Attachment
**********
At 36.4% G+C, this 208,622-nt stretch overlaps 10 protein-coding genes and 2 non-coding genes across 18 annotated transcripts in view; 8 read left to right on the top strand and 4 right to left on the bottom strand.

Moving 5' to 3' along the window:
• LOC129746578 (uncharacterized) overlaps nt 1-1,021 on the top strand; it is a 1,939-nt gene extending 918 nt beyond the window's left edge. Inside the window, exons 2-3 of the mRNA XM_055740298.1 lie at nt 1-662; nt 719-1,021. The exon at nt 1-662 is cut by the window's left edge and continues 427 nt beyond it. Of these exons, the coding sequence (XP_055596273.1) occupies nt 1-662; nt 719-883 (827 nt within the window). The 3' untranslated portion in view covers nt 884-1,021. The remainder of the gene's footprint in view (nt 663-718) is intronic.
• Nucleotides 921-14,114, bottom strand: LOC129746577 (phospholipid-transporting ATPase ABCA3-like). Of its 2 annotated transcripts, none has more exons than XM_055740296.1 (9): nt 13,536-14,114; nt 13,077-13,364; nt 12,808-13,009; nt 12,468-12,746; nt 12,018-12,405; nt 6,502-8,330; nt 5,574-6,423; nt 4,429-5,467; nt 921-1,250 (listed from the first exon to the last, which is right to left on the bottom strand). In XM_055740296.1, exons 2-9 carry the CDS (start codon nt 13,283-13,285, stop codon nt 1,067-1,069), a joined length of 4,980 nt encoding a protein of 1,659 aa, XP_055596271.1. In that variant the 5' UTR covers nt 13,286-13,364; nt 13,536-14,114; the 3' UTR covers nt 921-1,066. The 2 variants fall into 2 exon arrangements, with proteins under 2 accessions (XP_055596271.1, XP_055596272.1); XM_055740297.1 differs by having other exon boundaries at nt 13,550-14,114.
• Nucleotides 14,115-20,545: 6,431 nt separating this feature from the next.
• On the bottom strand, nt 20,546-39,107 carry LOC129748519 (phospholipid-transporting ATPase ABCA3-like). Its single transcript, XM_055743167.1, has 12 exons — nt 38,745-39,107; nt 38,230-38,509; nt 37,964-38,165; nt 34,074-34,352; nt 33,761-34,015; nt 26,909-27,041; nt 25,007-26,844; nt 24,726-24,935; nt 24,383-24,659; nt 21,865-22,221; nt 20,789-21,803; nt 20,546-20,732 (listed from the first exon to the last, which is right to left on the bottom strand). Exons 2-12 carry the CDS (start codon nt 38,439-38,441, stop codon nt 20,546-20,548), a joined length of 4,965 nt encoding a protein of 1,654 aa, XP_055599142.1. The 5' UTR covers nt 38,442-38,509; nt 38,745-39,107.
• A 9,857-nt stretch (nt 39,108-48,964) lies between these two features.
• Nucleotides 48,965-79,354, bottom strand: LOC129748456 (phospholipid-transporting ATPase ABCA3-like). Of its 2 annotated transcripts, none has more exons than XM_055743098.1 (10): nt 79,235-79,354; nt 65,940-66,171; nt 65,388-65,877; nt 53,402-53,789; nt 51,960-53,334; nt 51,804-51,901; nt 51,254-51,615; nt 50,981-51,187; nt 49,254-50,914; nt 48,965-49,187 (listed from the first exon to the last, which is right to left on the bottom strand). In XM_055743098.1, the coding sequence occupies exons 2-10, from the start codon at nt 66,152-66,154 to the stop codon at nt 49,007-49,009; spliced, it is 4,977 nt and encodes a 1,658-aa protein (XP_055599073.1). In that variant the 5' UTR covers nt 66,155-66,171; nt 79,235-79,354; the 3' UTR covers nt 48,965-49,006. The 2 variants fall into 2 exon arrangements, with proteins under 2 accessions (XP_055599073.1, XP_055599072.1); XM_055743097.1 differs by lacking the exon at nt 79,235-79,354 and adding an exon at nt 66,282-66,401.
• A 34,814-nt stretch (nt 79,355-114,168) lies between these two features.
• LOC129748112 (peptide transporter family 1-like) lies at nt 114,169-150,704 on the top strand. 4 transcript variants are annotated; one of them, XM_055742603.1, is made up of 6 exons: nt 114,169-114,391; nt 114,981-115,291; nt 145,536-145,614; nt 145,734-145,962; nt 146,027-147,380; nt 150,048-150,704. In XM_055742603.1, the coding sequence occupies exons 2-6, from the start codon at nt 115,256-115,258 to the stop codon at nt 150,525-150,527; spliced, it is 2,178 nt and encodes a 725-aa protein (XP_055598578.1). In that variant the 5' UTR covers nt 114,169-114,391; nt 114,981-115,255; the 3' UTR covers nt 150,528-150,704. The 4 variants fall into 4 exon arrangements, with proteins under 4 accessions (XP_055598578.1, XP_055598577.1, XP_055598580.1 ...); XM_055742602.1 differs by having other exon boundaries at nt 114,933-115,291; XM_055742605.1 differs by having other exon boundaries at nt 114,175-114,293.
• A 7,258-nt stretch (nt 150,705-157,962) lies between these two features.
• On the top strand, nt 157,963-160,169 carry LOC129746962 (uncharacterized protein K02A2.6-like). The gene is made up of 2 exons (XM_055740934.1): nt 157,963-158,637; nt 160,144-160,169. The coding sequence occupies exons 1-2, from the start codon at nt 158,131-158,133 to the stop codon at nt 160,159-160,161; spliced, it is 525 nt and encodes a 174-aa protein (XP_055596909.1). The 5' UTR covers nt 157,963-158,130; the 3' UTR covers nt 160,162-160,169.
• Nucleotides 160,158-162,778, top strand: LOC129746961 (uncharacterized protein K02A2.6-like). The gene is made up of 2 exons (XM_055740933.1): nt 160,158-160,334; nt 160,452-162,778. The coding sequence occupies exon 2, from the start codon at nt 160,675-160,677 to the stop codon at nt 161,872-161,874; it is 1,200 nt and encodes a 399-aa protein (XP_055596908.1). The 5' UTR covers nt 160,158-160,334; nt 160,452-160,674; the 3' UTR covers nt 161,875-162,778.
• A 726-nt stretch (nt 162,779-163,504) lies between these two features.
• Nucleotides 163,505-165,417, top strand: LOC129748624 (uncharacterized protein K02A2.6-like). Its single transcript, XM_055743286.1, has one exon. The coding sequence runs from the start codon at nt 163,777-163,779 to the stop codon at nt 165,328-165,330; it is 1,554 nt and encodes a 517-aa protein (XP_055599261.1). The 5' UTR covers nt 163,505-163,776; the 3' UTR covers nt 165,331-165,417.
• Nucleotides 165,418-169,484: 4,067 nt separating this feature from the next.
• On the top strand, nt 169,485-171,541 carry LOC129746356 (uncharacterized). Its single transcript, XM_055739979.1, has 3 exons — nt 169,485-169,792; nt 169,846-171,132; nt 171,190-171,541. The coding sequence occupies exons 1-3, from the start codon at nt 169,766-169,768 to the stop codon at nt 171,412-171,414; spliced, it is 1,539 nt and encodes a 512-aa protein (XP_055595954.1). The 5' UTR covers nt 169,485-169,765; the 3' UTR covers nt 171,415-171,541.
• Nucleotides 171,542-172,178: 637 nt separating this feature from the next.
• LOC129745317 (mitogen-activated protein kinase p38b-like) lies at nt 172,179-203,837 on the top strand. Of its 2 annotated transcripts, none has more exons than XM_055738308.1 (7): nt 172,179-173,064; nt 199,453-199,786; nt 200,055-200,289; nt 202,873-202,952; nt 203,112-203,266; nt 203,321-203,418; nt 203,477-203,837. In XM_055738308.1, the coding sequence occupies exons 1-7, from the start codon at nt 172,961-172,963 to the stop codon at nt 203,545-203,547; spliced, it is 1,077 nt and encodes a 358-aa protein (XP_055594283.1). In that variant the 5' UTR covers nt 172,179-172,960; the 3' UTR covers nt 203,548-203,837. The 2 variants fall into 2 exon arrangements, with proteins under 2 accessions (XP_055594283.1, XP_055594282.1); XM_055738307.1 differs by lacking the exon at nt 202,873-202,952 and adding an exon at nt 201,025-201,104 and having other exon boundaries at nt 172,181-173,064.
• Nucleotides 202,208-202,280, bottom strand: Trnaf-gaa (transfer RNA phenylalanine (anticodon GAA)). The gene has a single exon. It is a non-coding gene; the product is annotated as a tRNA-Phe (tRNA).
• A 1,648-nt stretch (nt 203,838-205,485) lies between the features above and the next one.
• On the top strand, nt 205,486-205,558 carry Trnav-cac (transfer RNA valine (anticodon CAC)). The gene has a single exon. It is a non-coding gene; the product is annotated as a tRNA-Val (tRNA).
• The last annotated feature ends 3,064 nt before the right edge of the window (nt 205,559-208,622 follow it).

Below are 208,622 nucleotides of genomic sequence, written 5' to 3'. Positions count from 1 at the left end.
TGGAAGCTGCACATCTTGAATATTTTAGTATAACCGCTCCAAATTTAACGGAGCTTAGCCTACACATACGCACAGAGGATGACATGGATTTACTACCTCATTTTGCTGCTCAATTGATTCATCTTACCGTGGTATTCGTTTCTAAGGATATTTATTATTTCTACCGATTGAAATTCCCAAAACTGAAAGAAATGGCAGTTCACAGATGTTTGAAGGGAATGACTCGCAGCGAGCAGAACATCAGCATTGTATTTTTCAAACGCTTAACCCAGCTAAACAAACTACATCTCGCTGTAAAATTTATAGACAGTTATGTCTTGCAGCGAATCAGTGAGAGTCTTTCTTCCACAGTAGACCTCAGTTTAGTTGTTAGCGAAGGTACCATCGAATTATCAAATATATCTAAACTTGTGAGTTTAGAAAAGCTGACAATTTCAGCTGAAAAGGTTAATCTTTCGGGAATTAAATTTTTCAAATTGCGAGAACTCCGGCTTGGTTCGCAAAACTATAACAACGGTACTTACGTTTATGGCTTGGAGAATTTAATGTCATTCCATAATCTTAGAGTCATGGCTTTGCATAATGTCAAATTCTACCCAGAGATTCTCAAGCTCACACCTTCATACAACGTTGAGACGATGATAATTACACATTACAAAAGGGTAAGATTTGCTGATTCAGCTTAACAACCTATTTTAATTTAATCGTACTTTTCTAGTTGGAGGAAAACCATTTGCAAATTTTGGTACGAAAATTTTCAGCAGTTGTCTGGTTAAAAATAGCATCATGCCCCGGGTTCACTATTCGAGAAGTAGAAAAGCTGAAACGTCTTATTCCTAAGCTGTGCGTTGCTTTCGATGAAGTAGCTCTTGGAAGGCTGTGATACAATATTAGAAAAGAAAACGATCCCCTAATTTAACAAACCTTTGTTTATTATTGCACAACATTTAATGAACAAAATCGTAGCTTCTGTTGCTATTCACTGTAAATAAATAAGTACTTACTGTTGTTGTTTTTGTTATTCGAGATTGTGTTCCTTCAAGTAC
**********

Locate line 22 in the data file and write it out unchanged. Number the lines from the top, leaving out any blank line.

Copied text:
• On the top strand, nt 205,486-205,558 carry Trnav-cac (transfer RNA valine (anticodon CAC)). The gene has a single exon. It is a non-coding gene; the product is annotated as a tRNA-Val (tRNA).